Pufahl v. Estate of Parks,
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299 U.S. 217 (1936)
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U.S. Supreme Court
Pufahl v. Estate of Parks, 299 U.S. 217 (1936)
Pufahl v. Estate of Parks
Argued October 15, 1936
Decided December 7, 1936
299 U.S. 217
1. Section 66, Title 12 U.S.C., declares that a person holding stock in a national banking association as executor shall not be personally subject to any liability as stockholder, but that the estate and funds in his hands shall be liable in like manner and to the same extent as the testator would be if living and competent to act and hold the stock in his own name. Held that the purpose of the latter clause is to make plain that, although the executor is exonerated personally, the estate is not; but the statute evinces no intent to prefer the assessments of stockholders' liability over other claims against the estate, or to exempt the receiver of the bank, in the collection of assessments, from pursuing the remedy prescribed by the local law for the collection of like claims. P. 299 U. S. 222.
2. Section 64, Title 12 U.S.C., imposes no lien for the amount of an assessment against a living stockholder, and § 66 imposes none against the estate of a deceased stockholder. P. 299 U. S. 224.
3. The statute creates an unsecured and unpreferred claim against a decedent's estate. Where the assessment has been made in the decedent's lifetime, an accrued and provable debt exists against his estate; if made after his death, a claim against the funds and assets of the estate accrues as of the date of assessment. P. 299 U. S. 224.
4. The receiver of the bank may enforce his claim based on the assessment only in conformity to the law of the forum governing recovery of debts of like nature. If he elect to proceed in a federal court, the judgment or decree will determine the validity and amount of the claim; but if payment is desired from assets under the control of a state probate court, the marshaling of the claim with others, its priority, if any, in distribution, and all similar questions, are for the probate court upon presentation to it of the judgment or decree of the federal court. P. 299 U. S. 225.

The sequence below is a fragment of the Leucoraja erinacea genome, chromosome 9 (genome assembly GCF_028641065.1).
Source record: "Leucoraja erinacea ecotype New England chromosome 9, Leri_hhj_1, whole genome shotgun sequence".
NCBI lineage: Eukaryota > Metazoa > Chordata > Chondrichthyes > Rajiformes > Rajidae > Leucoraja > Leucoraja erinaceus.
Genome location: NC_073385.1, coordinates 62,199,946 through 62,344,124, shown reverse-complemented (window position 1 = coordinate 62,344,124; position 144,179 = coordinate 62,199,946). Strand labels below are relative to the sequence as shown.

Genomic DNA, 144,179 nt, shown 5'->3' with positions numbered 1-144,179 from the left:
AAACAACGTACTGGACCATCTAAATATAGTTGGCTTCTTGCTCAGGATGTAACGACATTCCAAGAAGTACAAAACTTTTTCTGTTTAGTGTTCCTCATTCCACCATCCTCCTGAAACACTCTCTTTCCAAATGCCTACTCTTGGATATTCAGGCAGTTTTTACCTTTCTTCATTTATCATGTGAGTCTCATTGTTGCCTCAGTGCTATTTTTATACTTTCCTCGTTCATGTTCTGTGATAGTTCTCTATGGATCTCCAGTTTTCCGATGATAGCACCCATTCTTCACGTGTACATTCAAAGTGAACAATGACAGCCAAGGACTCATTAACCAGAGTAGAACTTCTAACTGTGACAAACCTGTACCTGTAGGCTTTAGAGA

5. If the receiver prosecute his claim in a state court, the litigation will be governed (at least in the absence of federal legislation to the contrary) by the common and statutory law of the State. P. 299 U. S. 226.
6. If the State does not discriminate against the receiver's claim, in favor of others of equal dignity and like character, there is no warrant for exempting the claim from the effect of local statutes governing procedure or limiting the time for prosecution of action. P. 299 U. S. 227.
7. By the law of Illinois, claims against a decedent's estate, not exhibited to the court within one year from the granting of letters, are barred as to property and estate of the deceased which has been inventoried or accounted for by the executor or administrator, and claims may not be proved while they remain contingent; but opportunity is allowed to collect claims not presented within the year from assets subsequently discovered, whether the failure to present them earlier was due to negligence or to their contingent character, and if the claim is contingent, and the liability of the estate does not become absolute until after the expiration of the year, the creditor may recover from the distributees to the extent of the assets received by them respectively.
Held that a claim of a national bank's receiver against a decedent's estate, based upon an assessment of shares, was not entitled to satisfaction out of assets inventoried within one year after the granting of letters testamentary, where the insolvency of the bank, the levying of the assessment and the presentation of the claim to the Illinois probate court, all occurred after that year had expired. P. 299 U. S. 227.
283 Ill.App. 95 affirmed.
Certiorari, 298 U.S. 649, to review a judgment affirming the rejection, by the Probate Court and by the Circuit Court of Cook County, Illinois, of a claim by the receiver of a national bank. The judgment here under review was not reviewable by the Supreme Court of Illinois, for want of a "certificate of importance."